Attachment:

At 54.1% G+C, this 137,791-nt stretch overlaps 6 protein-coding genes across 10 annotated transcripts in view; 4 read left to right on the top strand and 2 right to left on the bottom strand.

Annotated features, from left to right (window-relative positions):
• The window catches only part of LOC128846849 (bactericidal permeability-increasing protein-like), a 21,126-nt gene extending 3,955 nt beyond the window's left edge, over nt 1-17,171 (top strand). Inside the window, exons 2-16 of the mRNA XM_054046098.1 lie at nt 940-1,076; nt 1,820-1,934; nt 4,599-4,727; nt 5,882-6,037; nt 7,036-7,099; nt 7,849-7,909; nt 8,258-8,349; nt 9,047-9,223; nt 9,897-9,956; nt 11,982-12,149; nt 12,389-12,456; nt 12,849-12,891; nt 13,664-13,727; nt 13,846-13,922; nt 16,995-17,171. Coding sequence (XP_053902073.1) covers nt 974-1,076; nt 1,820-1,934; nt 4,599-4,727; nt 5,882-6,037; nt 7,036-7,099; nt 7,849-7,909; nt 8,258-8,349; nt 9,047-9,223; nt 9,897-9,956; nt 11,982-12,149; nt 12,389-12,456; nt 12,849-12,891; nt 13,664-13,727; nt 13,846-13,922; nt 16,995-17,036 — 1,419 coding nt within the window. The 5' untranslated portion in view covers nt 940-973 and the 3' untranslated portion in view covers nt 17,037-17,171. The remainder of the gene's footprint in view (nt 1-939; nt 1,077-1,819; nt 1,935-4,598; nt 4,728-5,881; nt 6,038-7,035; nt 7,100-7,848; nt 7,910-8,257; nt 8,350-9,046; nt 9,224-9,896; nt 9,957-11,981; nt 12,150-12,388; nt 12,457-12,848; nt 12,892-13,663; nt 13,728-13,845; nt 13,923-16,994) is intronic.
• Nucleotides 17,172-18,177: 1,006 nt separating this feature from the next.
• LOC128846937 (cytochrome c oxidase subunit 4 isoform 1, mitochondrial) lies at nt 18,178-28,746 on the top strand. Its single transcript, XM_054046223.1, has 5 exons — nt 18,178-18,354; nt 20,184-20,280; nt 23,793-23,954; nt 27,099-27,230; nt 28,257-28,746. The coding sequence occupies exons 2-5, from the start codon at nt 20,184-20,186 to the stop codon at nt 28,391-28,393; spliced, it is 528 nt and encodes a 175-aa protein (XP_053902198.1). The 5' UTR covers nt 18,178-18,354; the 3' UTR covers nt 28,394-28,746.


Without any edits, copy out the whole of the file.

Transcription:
At 54.1% G+C, this 137,791-nt stretch overlaps 6 protein-coding genes across 10 annotated transcripts in view; 4 read left to right on the top strand and 2 right to left on the bottom strand.

Annotated features, from left to right (window-relative positions):
• The window catches only part of LOC128846849 (bactericidal permeability-increasing protein-like), a 21,126-nt gene extending 3,955 nt beyond the window's left edge, over nt 1-17,171 (top strand). Inside the window, exons 2-16 of the mRNA XM_054046098.1 lie at nt 940-1,076; nt 1,820-1,934; nt 4,599-4,727; nt 5,882-6,037; nt 7,036-7,099; nt 7,849-7,909; nt 8,258-8,349; nt 9,047-9,223; nt 9,897-9,956; nt 11,982-12,149; nt 12,389-12,456; nt 12,849-12,891; nt 13,664-13,727; nt 13,846-13,922; nt 16,995-17,171. Coding sequence (XP_053902073.1) covers nt 974-1,076; nt 1,820-1,934; nt 4,599-4,727; nt 5,882-6,037; nt 7,036-7,099; nt 7,849-7,909; nt 8,258-8,349; nt 9,047-9,223; nt 9,897-9,956; nt 11,982-12,149; nt 12,389-12,456; nt 12,849-12,891; nt 13,664-13,727; nt 13,846-13,922; nt 16,995-17,036 — 1,419 coding nt within the window. The 5' untranslated portion in view covers nt 940-973 and the 3' untranslated portion in view covers nt 17,037-17,171. The remainder of the gene's footprint in view (nt 1-939; nt 1,077-1,819; nt 1,935-4,598; nt 4,728-5,881; nt 6,038-7,035; nt 7,100-7,848; nt 7,910-8,257; nt 8,350-9,046; nt 9,224-9,896; nt 9,957-11,981; nt 12,150-12,388; nt 12,457-12,848; nt 12,892-13,663; nt 13,728-13,845; nt 13,923-16,994) is intronic.
• Nucleotides 17,172-18,177: 1,006 nt separating this feature from the next.
• LOC128846937 (cytochrome c oxidase subunit 4 isoform 1, mitochondrial) lies at nt 18,178-28,746 on the top strand. Its single transcript, XM_054046223.1, has 5 exons — nt 18,178-18,354; nt 20,184-20,280; nt 23,793-23,954; nt 27,099-27,230; nt 28,257-28,746. The coding sequence occupies exons 2-5, from the start codon at nt 20,184-20,186 to the stop codon at nt 28,391-28,393; spliced, it is 528 nt and encodes a 175-aa protein (XP_053902198.1). The 5' UTR covers nt 18,178-18,354; the 3' UTR covers nt 28,394-28,746.